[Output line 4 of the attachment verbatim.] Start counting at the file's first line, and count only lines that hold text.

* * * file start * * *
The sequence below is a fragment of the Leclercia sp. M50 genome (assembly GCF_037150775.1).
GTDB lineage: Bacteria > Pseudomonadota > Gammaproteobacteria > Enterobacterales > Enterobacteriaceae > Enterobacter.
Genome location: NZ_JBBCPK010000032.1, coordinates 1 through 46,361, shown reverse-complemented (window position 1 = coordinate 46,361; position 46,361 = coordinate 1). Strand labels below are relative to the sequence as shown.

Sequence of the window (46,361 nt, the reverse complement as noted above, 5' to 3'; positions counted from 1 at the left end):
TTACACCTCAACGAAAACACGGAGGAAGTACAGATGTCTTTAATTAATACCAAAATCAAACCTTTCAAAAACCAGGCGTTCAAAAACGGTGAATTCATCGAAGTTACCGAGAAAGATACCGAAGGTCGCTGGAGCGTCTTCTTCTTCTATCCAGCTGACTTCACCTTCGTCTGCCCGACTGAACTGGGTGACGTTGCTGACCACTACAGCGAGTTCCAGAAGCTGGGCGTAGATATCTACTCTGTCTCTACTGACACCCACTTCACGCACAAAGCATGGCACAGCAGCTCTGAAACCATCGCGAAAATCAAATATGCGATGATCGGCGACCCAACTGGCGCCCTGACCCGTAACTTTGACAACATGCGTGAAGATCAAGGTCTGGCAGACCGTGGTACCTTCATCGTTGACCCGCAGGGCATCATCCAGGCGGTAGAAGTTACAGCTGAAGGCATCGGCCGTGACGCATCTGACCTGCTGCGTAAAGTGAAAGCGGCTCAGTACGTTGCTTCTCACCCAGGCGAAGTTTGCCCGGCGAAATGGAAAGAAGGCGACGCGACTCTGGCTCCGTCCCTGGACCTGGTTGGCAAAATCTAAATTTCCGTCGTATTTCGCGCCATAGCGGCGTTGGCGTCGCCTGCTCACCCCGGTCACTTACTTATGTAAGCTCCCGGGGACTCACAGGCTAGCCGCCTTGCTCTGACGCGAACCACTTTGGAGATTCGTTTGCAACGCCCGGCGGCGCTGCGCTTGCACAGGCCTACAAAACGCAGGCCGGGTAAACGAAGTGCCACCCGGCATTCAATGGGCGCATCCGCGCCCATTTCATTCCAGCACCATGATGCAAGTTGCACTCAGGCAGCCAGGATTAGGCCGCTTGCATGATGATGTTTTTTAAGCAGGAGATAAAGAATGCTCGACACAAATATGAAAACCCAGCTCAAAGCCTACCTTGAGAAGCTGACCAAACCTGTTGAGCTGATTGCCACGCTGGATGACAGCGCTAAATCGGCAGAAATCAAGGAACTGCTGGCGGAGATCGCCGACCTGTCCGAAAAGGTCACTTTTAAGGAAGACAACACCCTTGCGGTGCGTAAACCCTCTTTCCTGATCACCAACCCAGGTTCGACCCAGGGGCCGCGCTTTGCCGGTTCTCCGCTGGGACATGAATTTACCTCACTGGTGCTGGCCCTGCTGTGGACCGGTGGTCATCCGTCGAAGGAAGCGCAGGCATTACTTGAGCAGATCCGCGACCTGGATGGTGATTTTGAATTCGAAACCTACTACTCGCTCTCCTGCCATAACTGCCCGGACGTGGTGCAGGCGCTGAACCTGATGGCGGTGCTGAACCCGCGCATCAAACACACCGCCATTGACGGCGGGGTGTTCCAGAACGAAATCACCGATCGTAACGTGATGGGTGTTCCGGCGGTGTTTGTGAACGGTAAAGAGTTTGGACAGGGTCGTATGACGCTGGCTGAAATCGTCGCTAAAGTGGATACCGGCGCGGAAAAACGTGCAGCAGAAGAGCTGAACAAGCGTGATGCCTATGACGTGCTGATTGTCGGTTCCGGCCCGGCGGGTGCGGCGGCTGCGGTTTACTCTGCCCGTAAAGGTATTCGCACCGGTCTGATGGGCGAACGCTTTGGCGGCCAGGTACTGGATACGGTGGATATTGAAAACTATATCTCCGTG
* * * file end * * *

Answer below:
Sequence of the window (46,361 nt, the reverse complement as noted above, 5' to 3'; positions counted from 1 at the left end):